T.I. Surovtseva, Ph.D. in Historical Sciences, Associate Professor
I.M. Sechenov First Moscow State Medical University, The Ministry of Health of the Russian Federation, Moscow (Russian Federation)
This article analyzes the experience of the professors of the medical faculty at the Imperial Moscow University in the spiritual and moral education of students in the first quarter of the 19th century. The reforms of Alexander I, which reflected the liberal mood of the first years of his reign, affected education. In accordance with the Charter of 1804, the university received extensive rights associated not only with the content of the educational process and its organization. Particular attention was devoted to measures promoting the spiritual and moral education of students. Public lectures that were attended by representatives of different sectors of the population characterized the university as a center of cultural and scientific life, making it a major phenomenon in the social and cultural life of Moscow in the first quarter of the 19th century. During the Patriotic War of 1812, teachers and students of the Imperial Moscow University’s faculty of medicine excelled not only on the battlefield. University professors and staff sent money to the front and graduates of the medical faculty participated in the fight against epidemics that spread after the retreat of the French. In the first quarter of the 19th century, the Imperial Moscow University was one of the intellectual centers of the country. Students of the faculty of medicine (and the whole university in general) received a universal, broad education, and the staff’s work was aimed at shaping future doctors, imparting modern knowledge, with the necessary skills and offering the best moral qualities.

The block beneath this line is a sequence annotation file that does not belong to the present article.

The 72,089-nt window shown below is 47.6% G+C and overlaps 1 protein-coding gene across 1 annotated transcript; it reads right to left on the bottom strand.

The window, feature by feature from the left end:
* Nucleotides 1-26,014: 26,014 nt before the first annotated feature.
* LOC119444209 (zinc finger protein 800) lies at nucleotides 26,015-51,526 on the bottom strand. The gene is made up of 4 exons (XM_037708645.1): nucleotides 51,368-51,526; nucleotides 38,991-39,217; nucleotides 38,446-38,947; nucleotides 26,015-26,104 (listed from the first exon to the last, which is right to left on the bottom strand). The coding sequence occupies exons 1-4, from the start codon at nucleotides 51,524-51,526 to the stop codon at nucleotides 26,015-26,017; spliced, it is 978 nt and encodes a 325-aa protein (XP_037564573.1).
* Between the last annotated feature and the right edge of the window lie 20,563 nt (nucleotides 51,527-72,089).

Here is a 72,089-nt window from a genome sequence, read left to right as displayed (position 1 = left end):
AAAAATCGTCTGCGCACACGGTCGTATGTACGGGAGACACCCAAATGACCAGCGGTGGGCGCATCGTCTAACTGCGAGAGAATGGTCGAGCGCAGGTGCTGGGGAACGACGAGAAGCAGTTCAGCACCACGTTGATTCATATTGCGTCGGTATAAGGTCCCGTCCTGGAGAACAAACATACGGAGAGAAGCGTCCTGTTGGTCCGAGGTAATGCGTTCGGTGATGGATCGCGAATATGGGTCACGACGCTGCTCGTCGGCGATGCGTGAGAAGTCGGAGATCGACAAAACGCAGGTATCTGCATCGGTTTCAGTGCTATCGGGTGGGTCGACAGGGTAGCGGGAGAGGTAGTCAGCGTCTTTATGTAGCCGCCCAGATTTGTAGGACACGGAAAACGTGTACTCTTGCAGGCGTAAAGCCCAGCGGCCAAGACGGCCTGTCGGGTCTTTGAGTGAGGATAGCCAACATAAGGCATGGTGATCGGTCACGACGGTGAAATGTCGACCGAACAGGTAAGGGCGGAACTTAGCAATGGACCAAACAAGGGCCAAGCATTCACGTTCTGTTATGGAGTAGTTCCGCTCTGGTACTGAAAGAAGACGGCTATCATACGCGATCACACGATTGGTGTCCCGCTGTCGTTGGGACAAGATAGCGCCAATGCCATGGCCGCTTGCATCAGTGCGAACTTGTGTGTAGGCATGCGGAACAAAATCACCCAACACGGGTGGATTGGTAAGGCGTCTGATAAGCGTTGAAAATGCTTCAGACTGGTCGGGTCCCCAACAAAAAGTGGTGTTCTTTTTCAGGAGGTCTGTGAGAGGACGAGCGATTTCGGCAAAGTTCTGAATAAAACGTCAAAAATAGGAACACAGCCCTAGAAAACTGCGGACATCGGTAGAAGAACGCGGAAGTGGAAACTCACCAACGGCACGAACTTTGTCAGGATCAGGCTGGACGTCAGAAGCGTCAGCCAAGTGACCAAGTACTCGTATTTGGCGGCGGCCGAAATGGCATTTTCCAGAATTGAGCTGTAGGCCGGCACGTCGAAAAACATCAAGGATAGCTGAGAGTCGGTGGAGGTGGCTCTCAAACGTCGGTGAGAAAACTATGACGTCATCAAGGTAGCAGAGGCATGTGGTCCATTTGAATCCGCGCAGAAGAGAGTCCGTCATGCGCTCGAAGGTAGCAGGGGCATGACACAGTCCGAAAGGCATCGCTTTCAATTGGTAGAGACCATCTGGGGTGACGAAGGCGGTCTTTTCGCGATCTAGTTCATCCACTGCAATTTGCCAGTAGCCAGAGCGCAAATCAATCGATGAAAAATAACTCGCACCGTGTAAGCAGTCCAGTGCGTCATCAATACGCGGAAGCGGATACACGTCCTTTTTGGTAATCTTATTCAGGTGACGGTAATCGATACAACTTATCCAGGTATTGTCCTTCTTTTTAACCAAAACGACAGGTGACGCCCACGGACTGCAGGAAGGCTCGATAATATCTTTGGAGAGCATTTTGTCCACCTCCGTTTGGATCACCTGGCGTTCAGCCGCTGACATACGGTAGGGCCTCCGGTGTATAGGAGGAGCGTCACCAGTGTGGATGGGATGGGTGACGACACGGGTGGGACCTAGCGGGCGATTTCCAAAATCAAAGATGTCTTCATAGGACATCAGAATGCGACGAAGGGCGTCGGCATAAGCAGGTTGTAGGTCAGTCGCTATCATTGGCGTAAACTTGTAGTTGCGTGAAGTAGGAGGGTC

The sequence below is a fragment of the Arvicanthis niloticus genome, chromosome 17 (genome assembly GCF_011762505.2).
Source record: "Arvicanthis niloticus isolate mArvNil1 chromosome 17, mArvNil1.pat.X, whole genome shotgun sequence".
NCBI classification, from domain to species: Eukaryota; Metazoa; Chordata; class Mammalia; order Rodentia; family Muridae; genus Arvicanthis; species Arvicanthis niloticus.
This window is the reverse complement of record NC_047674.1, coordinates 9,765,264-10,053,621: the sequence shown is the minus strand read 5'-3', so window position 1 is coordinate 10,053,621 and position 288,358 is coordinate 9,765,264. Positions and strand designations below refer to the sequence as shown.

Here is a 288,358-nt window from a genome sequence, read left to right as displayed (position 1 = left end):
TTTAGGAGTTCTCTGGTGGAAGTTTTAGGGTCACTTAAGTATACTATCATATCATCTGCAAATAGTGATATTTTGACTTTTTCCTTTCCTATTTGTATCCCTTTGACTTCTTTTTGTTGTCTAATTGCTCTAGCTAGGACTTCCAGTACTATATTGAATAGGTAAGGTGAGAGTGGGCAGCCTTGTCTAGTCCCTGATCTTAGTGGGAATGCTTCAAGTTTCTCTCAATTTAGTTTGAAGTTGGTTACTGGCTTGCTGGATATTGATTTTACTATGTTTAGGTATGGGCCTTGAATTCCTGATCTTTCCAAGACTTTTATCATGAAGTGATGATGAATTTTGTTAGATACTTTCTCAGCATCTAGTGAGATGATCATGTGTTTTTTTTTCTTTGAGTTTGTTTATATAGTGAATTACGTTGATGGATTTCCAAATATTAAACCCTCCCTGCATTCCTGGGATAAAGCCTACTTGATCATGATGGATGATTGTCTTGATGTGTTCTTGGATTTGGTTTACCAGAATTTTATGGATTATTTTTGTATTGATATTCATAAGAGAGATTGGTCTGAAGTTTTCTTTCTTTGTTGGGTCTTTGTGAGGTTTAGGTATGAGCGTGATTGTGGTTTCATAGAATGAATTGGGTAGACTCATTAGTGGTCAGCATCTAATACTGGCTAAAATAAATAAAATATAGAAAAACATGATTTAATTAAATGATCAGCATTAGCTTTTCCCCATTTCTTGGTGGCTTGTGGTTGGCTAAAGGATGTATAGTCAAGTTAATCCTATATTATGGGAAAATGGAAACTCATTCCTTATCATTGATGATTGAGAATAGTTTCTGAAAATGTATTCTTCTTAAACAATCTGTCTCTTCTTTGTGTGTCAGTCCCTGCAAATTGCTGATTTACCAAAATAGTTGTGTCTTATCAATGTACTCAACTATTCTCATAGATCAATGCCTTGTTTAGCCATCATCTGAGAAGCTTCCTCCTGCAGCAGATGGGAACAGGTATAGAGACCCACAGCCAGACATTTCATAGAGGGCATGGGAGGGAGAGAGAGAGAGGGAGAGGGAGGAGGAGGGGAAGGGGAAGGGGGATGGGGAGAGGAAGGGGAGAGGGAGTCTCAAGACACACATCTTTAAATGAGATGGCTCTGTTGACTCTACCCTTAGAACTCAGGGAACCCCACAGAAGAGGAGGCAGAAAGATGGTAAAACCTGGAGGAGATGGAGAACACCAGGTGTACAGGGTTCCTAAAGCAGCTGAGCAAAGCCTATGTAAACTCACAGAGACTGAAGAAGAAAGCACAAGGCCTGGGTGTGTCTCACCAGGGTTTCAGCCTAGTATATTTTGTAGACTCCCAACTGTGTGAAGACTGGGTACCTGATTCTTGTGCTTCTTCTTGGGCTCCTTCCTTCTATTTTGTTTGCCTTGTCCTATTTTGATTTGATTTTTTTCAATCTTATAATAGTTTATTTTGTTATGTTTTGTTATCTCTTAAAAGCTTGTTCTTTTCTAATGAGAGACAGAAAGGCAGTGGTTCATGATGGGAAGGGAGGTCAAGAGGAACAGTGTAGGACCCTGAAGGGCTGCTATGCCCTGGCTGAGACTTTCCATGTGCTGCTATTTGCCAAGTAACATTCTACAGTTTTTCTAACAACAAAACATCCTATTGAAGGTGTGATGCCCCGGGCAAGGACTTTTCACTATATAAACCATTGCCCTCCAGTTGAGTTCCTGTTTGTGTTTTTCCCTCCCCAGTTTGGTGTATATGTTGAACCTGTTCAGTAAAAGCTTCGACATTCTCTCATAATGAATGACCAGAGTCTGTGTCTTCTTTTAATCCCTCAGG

Keywords: Imperial Moscow University, faculty of medicine, education, patriotism, morality, students and the professor